The Greenroad Smartphone Edition, codenamed Asimov, which will cost about £12.50 per month per unit, makes use of smartphone functionalities, such as GPS and built-in accelerometers. Drivers download the service from the internet and place the smartphone in the cradle inside the van’s cab where it measures their driving behaviour much like an in-cab telematics device.

Using patented algorithms, Asimov gauges dangerous or inefficient driving behaviour across five categories – acceleration, braking, cornering, speeding and lane handling. It gives the driver instant audio and visual feedback via the smartphone screen. The device also includes a feature to prevent the driver making or receiving calls while the vehicle is moving.

Glenn Pereira, Greenroads’ product marketing vice-president, claimed the device “improves safety by 50% to 90% and improves fuel efficiency by 3% to 15%”.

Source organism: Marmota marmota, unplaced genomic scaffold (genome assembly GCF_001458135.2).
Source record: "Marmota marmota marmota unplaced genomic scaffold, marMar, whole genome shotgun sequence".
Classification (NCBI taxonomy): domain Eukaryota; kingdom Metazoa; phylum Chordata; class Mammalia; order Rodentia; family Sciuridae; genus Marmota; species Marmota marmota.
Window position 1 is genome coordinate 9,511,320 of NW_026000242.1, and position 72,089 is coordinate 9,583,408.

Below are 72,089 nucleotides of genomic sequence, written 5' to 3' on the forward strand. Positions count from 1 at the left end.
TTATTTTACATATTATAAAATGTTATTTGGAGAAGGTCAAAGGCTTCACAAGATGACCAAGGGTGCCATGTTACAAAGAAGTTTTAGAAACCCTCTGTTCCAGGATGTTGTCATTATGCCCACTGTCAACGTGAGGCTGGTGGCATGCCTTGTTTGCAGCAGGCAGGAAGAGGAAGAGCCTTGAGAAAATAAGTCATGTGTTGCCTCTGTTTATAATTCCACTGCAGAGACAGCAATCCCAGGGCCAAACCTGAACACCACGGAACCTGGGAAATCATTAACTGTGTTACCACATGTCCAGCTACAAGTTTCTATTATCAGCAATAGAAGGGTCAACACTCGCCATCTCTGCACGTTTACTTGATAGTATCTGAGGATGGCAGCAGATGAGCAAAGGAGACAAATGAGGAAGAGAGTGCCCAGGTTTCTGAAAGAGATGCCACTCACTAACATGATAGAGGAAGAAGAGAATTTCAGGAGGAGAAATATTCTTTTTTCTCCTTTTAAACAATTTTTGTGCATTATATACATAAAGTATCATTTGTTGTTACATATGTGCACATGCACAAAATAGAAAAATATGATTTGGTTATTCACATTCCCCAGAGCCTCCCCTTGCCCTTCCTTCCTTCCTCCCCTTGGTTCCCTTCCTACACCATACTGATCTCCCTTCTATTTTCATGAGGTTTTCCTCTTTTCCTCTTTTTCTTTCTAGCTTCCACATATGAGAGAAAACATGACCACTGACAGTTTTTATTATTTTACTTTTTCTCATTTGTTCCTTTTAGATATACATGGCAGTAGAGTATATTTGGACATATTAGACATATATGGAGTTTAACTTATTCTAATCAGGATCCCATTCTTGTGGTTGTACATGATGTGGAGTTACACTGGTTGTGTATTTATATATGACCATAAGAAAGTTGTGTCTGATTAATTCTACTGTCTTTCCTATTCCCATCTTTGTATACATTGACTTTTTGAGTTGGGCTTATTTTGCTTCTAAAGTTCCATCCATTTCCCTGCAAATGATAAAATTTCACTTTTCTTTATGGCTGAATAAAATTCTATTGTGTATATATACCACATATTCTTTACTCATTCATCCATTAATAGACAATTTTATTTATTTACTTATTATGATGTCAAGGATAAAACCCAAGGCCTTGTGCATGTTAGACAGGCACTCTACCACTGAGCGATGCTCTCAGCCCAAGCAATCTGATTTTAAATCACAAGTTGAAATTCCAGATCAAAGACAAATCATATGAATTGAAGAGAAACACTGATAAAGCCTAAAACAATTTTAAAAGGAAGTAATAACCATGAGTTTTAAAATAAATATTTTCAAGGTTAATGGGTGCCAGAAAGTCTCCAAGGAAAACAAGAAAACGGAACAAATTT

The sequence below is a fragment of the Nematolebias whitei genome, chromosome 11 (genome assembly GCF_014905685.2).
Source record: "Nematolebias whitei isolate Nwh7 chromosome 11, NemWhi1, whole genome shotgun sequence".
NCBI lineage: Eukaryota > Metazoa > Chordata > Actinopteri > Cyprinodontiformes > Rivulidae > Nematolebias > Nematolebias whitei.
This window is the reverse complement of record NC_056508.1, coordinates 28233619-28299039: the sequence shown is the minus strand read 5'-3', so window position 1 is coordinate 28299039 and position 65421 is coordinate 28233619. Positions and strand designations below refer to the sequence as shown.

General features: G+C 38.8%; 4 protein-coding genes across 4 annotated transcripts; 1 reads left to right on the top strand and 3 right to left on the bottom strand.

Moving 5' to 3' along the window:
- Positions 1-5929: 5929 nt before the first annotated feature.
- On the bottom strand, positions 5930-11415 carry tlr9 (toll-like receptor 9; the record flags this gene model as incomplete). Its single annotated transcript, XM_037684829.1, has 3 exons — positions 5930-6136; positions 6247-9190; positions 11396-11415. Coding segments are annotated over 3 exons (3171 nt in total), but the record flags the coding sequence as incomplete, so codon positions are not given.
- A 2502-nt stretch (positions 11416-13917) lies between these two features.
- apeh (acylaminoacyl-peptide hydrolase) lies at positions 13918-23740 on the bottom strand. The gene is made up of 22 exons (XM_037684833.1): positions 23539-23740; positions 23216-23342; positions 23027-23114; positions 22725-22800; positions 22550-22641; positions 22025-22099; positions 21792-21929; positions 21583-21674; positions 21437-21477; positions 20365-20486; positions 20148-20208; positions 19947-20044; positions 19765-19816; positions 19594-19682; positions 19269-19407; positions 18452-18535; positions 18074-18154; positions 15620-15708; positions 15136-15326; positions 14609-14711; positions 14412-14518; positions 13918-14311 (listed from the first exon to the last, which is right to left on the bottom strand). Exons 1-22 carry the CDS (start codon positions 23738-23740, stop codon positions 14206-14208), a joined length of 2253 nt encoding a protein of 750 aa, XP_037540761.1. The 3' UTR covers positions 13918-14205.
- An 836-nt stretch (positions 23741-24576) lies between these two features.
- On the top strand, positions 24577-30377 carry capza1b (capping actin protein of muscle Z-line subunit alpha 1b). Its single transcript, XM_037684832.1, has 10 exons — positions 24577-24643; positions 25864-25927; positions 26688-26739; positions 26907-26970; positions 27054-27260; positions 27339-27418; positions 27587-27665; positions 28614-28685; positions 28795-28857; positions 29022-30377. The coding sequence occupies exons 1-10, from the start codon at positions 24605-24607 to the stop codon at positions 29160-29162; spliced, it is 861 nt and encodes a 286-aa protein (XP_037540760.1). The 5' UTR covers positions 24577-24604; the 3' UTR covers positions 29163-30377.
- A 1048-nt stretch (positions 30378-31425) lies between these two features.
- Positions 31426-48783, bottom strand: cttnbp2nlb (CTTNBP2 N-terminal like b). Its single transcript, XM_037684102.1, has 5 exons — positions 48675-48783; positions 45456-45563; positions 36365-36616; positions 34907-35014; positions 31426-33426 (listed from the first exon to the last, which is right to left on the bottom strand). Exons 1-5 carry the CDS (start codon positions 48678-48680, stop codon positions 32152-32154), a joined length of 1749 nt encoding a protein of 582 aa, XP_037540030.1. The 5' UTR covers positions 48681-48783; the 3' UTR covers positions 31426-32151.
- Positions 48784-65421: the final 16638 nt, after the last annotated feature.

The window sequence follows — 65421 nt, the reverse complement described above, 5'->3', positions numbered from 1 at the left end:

He said by giving drivers full access to the data their managers back at head office get, the Smartphone Edition removed the “spy in the cab” aspect of some telematics systems.

Greenroad said Asimov would appeal to businesses with vans on short-term leases that did not want to invest in installed telematics hardware with long-term payback schedules. It claimed more than one-in-three fleet drivers were already using smartphones, thus reducing start-up costs for fleets adopting the service.

Andy Cozens, senior consultant on the development of the app, said research showed that 45% of drivers were “passionate” about achieving top scores in terms of efficient driving while a further 40% were “pragmatic”, wanted a quiet life and realised that if their driving behaviour remained in the green belt, as opposed to the amber or red, they would not be summoned to explain driving “events” that breached accepted safety or efficiency standards.